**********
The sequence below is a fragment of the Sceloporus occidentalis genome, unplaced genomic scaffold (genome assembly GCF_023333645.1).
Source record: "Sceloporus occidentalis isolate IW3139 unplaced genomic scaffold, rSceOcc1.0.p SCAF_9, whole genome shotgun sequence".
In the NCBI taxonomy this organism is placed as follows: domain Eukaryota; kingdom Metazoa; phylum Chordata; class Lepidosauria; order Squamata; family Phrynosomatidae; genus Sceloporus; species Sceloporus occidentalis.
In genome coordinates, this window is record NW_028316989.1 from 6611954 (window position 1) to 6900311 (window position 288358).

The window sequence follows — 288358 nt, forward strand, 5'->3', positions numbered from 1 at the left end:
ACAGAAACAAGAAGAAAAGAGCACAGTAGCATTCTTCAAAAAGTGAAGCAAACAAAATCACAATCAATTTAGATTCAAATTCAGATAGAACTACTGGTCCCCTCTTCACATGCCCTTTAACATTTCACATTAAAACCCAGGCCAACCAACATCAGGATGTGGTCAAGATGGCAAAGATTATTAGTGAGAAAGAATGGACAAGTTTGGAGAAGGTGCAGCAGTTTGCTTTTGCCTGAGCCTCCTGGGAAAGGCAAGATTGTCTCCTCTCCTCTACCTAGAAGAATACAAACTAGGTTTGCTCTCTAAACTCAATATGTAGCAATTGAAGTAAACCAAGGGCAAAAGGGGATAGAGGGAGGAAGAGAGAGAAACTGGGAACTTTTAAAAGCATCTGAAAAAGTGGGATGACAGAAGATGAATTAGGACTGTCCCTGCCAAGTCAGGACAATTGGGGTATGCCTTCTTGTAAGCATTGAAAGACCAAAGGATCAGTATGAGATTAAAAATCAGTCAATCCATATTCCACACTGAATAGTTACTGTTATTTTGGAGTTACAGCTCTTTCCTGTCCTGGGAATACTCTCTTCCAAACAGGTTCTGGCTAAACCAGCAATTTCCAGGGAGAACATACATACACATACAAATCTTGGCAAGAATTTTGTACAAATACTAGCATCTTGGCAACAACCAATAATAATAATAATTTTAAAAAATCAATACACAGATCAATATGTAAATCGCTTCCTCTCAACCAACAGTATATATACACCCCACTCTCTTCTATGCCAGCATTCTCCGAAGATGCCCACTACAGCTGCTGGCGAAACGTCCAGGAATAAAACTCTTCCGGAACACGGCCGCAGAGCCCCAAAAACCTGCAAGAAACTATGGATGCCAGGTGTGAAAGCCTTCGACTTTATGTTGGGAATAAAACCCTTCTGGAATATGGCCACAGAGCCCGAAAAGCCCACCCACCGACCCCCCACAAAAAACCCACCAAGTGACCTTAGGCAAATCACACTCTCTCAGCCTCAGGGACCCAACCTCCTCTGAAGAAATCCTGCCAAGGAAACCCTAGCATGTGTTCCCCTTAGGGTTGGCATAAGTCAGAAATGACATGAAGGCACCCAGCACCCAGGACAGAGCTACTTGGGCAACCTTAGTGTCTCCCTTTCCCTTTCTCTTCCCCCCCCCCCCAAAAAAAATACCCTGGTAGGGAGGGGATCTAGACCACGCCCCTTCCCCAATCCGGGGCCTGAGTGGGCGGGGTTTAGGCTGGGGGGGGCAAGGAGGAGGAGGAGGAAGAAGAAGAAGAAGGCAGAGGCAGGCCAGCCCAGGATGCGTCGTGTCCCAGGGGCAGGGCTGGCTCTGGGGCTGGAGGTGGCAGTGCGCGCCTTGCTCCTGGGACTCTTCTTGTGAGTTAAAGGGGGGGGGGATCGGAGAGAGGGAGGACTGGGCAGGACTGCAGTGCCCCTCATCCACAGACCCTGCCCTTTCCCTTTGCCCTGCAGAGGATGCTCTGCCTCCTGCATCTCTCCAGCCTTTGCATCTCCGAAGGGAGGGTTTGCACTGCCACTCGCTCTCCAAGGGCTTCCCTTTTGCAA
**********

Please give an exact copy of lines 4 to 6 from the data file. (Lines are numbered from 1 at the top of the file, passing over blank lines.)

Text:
In genome coordinates, this window is record NW_028316989.1 from 6611954 (window position 1) to 6900311 (window position 288358).

The window sequence follows — 288358 nt, forward strand, 5'->3', positions numbered from 1 at the left end:
ACAGAAACAAGAAGAAAAGAGCACAGTAGCATTCTTCAAAAAGTGAAGCAAACAAAATCACAATCAATTTAGATTCAAATTCAGATAGAACTACTGGTCCCCTCTTCACATGCCCTTTAACATTTCACATTAAAACCCAGGCCAACCAACATCAGGATGTGGTCAAGATGGCAAAGATTATTAGTGAGAAAGAATGGACAAGTTTGGAGAAGGTGCAGCAGTTTGCTTTTGCCTGAGCCTCCTGGGAAAGGCAAGATTGTCTCCTCTCCTCTACCTAGAAGAATACAAACTAGGTTTGCTCTCTAAACTCAATATGTAGCAATTGAAGTAAACCAAGGGCAAAAGGGGATAGAGGGAGGAAGAGAGAGAAACTGGGAACTTTTAAAAGCATCTGAAAAAGTGGGATGACAGAAGATGAATTAGGACTGTCCCTGCCAAGTCAGGACAATTGGGGTATGCCTTCTTGTAAGCATTGAAAGACCAAAGGATCAGTATGAGATTAAAAATCAGTCAATCCATATTCCACACTGAATAGTTACTGTTATTTTGGAGTTACAGCTCTTTCCTGTCCTGGGAATACTCTCTTCCAAACAGGTTCTGGCTAAACCAGCAATTTCCAGGGAGAACATACATACACATACAAATCTTGGCAAGAATTTTGTACAAATACTAGCATCTTGGCAACAACCAATAATAATAATAATTTTAAAAAATCAATACACAGATCAATATGTAAATCGCTTCCTCTCAACCAACAGTATATATACACCCCACTCTCTTCTATGCCAGCATTCTCCGAAGATGCCCACTACAGCTGCTGGCGAAACGTCCAGGAATAAAACTCTTCCGGAACACGGCCGCAGAGCCCCAAAAACCTGCAAGAAACTATGGATGCCAGGTGTGAAAGCCTTCGACTTTATGTTGGGAATAAAACCCTTCTGGAATATGGCCACAGAGCCCGAAAAGCCCACCCACCGACCCCCCACAAAAAACCCACCAAGTGACCTTAGGCAAATCACACTCTCTCAGCCTCAGGGACCCAACCTCCTCTGAAGAAATCCTGCCAAGGAAACCCTAGCATGTGTTCCCCTTAGGGTTGGCATAAGTCAGAAATGACATGAAGGCACCCAGCACCCAGGACAGAGCTACTTGGGCAACCTTAGTGTCTCCCTTTCCCTTTCTCTTCCCCCCCCCCCCAAAAAAAATACCCTGGTAGGGAGGGGATCTAGACCACGCCCCTTCCCCAATCCGGGGCCTGAGTGGGCGGGGTTTAGGCTGGGGGGGGCAAGGAGGAGGAGGAGGAAGAAGAAGAAGAAGGCAGAGGCAGGCCAGCCCAGGATGCGTCGTGTCCCAGGGGCAGGGCTGGCTCTGGGGCTGGAGGTGGCAGTGCGCGCCTTGCTCCTGGGACTCTTCTTGTGAGTTAAAGGGGGGGGGGATCGGAGAGAGGGAGGACTGGGCAGGACTGCAGTGCCCCTCATCCACAGACCCTGCCCTTTCCCTTTGCCCTGCAGAGGATGCTCTGCCTCCTGCATCTCTCCAGCCTTTGCATCTCCGAAGGGAGGGTTTGCACTGCCACTCGCTCTCCAAGGGCTTCCCTTTTGCAA